Troubleshooting my life

Given enough eyeballs, all bugs are shallow.

Eric S. Raymond

I’m not sharing all my flaws and bad choices to publicly flog myself.

I’m not doing it to embarrass anyone else.

I’m showing you the source code of my life, hoping you’ll be able to find some errors I missed.

I need feedback.

If I share this information with enough people, surely someone will see something I missed.

If you see something, please feel free to tell me.

I was secretly relieved to get kicked out of college

I didn’t want to get stuck in a job I hated.

I didn’t want to be mistreated by employer after employer.

I was a computer science major.  I was planning on becoming a programmer.  Then I read this:

Now let’s talk about death marches, mandatory uncompensated overtime, the beeper on the belt, and having no life. Men accept these conditions because they’re easily hooked into a monomaniacal, warrior-ethic way of thinking in which achievement of the mission is everything. Women, not so much. Much sooner than a man would, a woman will ask: “Why, exactly, am I putting up with this?”

Eric S. Raymond, Women in computing: first, get the problem right

For those who are unfamiliar with ESR, he is sort of the godfather of the open-source software movement, and a master programmer.  He knows what he’s talking about.

I wanted to be able to be a family man.  That blog post didn’t give me a lot of confidence I’d be able to do that, or much else I wanted to do.

My enthusiasm about school had already started to cool.  I had to take classes I wasn’t interested in.  A lot of the work seemed like busy work.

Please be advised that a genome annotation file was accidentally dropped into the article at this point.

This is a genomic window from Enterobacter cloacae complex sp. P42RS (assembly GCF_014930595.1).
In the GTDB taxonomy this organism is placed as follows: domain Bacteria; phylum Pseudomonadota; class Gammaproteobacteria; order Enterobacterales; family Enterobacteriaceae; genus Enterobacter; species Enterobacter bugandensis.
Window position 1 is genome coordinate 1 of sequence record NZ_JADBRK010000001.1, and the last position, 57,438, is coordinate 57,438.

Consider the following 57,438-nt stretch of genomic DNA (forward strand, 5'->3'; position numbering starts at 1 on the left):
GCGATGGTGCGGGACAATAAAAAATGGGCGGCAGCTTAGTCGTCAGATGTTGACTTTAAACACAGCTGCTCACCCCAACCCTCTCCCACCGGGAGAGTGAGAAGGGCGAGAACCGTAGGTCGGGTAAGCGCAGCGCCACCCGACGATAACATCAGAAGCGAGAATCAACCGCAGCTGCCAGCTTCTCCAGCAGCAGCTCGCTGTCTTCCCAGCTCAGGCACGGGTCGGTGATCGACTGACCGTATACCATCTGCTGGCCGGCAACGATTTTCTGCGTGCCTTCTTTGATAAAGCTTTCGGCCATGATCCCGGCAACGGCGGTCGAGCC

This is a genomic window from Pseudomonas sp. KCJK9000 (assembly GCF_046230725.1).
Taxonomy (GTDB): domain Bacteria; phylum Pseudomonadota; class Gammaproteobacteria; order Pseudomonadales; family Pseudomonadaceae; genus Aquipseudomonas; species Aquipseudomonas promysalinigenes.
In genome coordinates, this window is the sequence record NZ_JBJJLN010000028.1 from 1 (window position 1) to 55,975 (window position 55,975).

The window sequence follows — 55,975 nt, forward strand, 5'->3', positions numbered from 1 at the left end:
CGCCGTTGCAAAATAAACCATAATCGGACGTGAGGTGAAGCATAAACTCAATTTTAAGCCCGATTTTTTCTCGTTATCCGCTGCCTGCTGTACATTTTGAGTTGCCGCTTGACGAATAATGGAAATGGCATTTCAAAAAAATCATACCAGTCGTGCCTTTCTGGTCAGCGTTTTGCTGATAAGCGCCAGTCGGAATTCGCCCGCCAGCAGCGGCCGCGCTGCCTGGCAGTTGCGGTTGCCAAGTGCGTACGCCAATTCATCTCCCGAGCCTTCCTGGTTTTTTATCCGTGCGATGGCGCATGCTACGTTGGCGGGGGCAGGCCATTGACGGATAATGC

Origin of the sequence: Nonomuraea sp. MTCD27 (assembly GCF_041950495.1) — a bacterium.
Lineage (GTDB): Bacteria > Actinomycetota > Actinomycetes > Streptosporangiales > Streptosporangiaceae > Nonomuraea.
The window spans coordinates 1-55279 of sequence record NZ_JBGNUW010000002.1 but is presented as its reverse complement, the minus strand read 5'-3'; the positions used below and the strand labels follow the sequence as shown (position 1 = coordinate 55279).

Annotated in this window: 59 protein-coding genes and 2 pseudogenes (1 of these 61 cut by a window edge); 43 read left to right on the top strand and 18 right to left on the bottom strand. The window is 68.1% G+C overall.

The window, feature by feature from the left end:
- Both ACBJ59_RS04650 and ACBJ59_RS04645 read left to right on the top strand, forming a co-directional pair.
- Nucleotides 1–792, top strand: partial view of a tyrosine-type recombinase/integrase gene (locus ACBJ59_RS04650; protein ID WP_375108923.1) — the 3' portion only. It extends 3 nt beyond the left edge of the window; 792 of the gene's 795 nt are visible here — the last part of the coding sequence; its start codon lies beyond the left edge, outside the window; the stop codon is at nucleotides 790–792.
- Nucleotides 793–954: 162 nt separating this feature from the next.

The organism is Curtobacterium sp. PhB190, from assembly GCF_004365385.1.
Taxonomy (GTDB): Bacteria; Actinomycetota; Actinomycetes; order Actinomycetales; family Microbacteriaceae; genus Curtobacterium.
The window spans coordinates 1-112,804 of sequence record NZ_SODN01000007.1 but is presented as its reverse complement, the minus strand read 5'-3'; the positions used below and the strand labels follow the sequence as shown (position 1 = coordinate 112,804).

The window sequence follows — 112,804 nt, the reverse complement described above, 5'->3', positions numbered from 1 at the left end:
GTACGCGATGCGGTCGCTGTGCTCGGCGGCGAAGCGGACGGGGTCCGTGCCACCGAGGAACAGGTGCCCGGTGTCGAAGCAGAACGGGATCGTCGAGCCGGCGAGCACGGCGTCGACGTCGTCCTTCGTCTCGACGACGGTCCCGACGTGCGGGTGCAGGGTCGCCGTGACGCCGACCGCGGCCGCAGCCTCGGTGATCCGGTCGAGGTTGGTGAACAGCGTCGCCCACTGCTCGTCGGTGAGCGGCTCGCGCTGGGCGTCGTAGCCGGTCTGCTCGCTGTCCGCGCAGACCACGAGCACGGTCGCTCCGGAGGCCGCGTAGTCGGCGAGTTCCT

I talked to my wife about the doubts I was having.  She left me know she would be very unhappy if I quit.  So I tried to soldier on.

I didn’t do a good job of it.  I wouldn’t do assignments.  If I did them it would be hurriedly, at the last minute.  A lot of times I skipped class altogether.

This went on for a few years.  Then when the university told me I had to switch majors it ended.

I was disappointed, but also relieved.

A few months before the end of my last semester of college, I discovered James Altucher.  Glenn Beck had him on his show to discuss an article he’d written, called 10 Reasons Why You Have to Quit Your Job This Year.

I started reading through his blog and listening to his podcast.  Among other things, he says he regrets going to college:

When I was 19, I won some money in a chess tournament. So instead of using that money for my college tuition I decided to drop out of college and buy a car.

I bought a used 1982 Honda Accord. I drove it around for a few hours since they let me drive it right out of the lot.

But when I saw my girlfriend and everyone else taking their classes I got a little jealous. I returned the car and cancelled the check and entered my sophomore year of college. But I regret it now.

James Altucher, 8 Alternatives to College

James was a college graduate.  A computer science major, like me.  He graduated college and did programming work for them for a few years.  When he got a programming job in the real world, and he couldn’t even program.

I was more conflicted that ever.  I wasn’t sure I wanted to finish school.  I wasn’t sure I wanted a programming job anymore.  I wasn’t even sure I’d be able to get a programming job if I finished school.

But I didn’t want to upset my wife.

That summer the university gave me a reprieve.